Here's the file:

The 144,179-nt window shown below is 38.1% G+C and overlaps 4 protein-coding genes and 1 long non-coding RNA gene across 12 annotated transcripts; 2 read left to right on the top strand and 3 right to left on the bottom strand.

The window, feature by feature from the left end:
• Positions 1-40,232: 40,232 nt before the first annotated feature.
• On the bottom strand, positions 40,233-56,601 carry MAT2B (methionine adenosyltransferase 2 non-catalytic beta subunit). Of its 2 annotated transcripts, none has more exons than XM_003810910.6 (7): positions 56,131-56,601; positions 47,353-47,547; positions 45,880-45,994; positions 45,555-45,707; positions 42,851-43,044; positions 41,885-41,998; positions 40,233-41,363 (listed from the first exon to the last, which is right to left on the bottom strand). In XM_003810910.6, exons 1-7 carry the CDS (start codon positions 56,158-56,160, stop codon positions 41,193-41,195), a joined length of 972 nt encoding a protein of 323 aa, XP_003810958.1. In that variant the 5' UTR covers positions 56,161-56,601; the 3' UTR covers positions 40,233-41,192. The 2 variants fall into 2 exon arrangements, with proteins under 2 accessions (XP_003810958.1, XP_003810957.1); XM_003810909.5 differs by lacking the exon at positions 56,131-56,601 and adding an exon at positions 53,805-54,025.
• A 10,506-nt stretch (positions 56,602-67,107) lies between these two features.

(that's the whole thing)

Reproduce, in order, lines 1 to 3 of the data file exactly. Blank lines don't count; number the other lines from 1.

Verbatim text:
The 144,179-nt window shown below is 38.1% G+C and overlaps 4 protein-coding genes and 1 long non-coding RNA gene across 12 annotated transcripts; 2 read left to right on the top strand and 3 right to left on the bottom strand.

The window, feature by feature from the left end:
• Positions 1-40,232: 40,232 nt before the first annotated feature.